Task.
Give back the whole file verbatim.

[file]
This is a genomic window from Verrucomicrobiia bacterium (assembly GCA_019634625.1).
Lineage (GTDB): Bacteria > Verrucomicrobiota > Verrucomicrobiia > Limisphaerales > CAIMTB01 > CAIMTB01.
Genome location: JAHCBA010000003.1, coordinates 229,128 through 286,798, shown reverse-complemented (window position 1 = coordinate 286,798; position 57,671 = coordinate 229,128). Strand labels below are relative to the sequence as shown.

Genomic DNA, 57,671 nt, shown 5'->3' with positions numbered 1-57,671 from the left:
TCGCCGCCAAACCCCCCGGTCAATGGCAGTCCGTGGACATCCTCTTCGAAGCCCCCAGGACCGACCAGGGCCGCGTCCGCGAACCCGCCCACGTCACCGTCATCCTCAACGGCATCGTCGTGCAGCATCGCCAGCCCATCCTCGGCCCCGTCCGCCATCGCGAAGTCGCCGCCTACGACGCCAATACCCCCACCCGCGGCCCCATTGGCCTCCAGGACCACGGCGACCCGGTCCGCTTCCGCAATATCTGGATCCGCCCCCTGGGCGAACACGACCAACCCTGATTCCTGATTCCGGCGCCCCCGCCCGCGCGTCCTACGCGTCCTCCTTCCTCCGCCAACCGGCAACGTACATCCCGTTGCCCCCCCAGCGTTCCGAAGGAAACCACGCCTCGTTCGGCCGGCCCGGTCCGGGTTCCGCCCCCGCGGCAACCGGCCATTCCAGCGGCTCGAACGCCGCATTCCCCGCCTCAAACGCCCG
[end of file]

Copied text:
This is a genomic window from Verrucomicrobiia bacterium (assembly GCA_019634625.1).
Lineage (GTDB): Bacteria > Verrucomicrobiota > Verrucomicrobiia > Limisphaerales > CAIMTB01 > CAIMTB01.
Genome location: JAHCBA010000003.1, coordinates 229,128 through 286,798, shown reverse-complemented (window position 1 = coordinate 286,798; position 57,671 = coordinate 229,128). Strand labels below are relative to the sequence as shown.

Genomic DNA, 57,671 nt, shown 5'->3' with positions numbered 1-57,671 from the left:
TCGCCGCCAAACCCCCCGGTCAATGGCAGTCCGTGGACATCCTCTTCGAAGCCCCCAGGACCGACCAGGGCCGCGTCCGCGAACCCGCCCACGTCACCGTCATCCTCAACGGCATCGTCGTGCAGCATCGCCAGCCCATCCTCGGCCCCGTCCGCCATCGCGAAGTCGCCGCCTACGACGCCAATACCCCCACCCGCGGCCCCATTGGCCTCCAGGACCACGGCGACCCGGTCCGCTTCCGCAATATCTGGATCCGCCCCCTGGGCGAACACGACCAACCCTGATTCCTGATTCCGGCGCCCCCGCCCGCGCGTCCTACGCGTCCTCCTTCCTCCGCCAACCGGCAACGTACATCCCGTTGCCCCCCCAGCGTTCCGAAGGAAACCACGCCTCGTTCGGCCGGCCCGGTCCGGGTTCCGCCCCCGCGGCAACCGGCCATTCCAGCGGCTCGAACGCCGCATTCCCCGCCTCAAACGCCCG